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SCIENCE AND OTHER WAYS OF KNOWLEDGE

From what was said, it would seem that science is some way of knowing the world isolated from others, while ensuring the greatest reliability and effectiveness of knowledge.

This is only to a certain extent; in many ways, science is associated with other forms of cognition; as for reliability, in a number of cases, science - in the established tradition of approaching it - is forced to recognize their priority.

Let's consider it in more detail.

In addition to the scientific way of mastering reality, it is customary to single out ordinary knowledge, artistic knowledge and religious knowledge.

Ordinary knowledge is the knowledge that we practice in everyday life practice. The American PSYCHOLOGIST D. Kelly generally considered it possible to liken any person to a scientist: in order to live, we must rely on certain patterns of life that we have identified; when interacting with something new, we rely - although we do not always formulate them - on certain hypotheses (for example, when meeting a new person we can unconsciously assume that he is kind or, on the contrary, wants to harm us); we verify these hypotheses by practice, if we confirm them, change them and act accordingly. Indeed, there are similarities; moreover, it is sometimes believed that science was born out of everyday experience and is a kind of “ordered common sense”.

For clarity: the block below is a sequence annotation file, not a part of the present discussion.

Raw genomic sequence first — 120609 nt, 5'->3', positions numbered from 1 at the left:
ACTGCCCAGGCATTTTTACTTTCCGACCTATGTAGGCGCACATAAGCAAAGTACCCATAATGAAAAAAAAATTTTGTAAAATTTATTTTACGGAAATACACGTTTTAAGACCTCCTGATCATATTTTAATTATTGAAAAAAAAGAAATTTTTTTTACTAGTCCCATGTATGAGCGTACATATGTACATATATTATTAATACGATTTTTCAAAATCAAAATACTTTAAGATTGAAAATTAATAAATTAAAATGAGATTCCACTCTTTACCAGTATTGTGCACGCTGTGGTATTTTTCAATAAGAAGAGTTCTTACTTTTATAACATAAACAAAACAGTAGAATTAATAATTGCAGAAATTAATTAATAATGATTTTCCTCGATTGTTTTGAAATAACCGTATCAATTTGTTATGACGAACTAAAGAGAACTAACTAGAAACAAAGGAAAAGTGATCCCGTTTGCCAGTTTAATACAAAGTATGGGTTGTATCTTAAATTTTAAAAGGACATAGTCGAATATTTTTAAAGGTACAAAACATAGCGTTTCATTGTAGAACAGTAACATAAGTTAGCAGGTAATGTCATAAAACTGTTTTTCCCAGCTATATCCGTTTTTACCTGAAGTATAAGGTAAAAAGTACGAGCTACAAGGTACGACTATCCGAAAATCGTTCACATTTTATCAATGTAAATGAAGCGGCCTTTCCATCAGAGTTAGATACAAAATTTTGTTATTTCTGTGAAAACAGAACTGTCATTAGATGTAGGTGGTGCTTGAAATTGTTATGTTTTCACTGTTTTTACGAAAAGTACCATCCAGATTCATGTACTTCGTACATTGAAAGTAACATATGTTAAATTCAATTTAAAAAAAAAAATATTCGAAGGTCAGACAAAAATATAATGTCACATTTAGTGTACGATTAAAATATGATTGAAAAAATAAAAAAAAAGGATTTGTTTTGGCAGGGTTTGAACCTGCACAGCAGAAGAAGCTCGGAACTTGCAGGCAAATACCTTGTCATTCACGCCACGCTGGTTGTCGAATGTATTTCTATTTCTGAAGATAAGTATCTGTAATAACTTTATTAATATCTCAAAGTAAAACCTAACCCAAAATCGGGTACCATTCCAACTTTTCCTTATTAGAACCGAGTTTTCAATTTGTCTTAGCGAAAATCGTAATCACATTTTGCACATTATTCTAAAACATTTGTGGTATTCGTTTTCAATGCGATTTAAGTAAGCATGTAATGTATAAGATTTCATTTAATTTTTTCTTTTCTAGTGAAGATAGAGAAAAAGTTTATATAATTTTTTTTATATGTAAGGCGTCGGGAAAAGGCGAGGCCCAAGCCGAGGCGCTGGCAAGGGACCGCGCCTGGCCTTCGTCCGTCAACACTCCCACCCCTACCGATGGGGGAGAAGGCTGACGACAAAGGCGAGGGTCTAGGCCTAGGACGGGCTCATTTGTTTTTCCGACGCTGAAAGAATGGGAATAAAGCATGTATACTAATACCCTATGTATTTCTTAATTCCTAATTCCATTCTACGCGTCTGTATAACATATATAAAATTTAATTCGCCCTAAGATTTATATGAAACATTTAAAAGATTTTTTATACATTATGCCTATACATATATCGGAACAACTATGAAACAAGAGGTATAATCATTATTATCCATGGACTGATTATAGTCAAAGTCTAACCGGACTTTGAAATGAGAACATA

However, there are significant differences. In everyday experience, we rely mainly on empirical generalizations, i.e., on generalizations based on directly observable or experienced properties of objects and phenomena, while science is focused on theoretical generalizations that rely on hidden essential properties that go beyond direct observation and require introduction some additional principles (those same generalizing hypotheses that we talked about). Somewhat rougher the situation, we can give an example: a whale and a shark are closer to us than a whale and a porcupine, although in zoological taxonomy based not on external features (body shape, presence of fins) or community of habitat, but on the theory of the origin of species, this not this way.